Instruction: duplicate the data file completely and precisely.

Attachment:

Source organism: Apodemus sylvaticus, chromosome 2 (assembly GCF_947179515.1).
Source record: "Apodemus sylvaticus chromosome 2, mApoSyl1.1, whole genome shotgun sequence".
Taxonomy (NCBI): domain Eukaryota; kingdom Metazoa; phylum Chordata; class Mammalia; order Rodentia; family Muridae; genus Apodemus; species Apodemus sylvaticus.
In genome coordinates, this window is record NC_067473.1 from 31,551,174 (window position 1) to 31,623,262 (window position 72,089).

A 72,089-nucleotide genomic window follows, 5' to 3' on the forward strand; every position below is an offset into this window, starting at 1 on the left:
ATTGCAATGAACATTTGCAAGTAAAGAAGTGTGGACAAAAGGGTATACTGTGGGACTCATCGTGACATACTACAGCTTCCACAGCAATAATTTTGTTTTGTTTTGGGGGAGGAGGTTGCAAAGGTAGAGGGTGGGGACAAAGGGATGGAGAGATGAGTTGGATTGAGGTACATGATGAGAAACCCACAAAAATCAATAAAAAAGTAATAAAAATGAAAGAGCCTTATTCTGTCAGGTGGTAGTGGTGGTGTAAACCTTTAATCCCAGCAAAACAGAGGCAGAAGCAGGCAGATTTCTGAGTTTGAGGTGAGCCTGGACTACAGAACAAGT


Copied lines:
Source organism: Apodemus sylvaticus, chromosome 2 (assembly GCF_947179515.1).
Source record: "Apodemus sylvaticus chromosome 2, mApoSyl1.1, whole genome shotgun sequence".
Taxonomy (NCBI): domain Eukaryota; kingdom Metazoa; phylum Chordata; class Mammalia; order Rodentia; family Muridae; genus Apodemus; species Apodemus sylvaticus.
In genome coordinates, this window is record NC_067473.1 from 31,551,174 (window position 1) to 31,623,262 (window position 72,089).

A 72,089-nucleotide genomic window follows, 5' to 3' on the forward strand; every position below is an offset into this window, starting at 1 on the left:
ATTGCAATGAACATTTGCAAGTAAAGAAGTGTGGACAAAAGGGTATACTGTGGGACTCATCGTGACATACTACAGCTTCCACAGCAATAATTTTGTTTTGTTTTGGGGGAGGAGGTTGCAAAGGTAGAGGGTGGGGACAAAGGGATGGAGAGATGAGTTGGATTGAGGTACATGATGAGAAACCCACAAAAATCAATAAAAAAGTAATAAAAATGAAAGAGCCTTATTCTGTCAGGTGGTAGTGGTGGTGTAAACCTTTAATCCCAGCAAAACAGAGGCAGAAGCAGGCAGATTTCTGAGTTTGAGGTGAGCCTGGACTACAGAACAAGT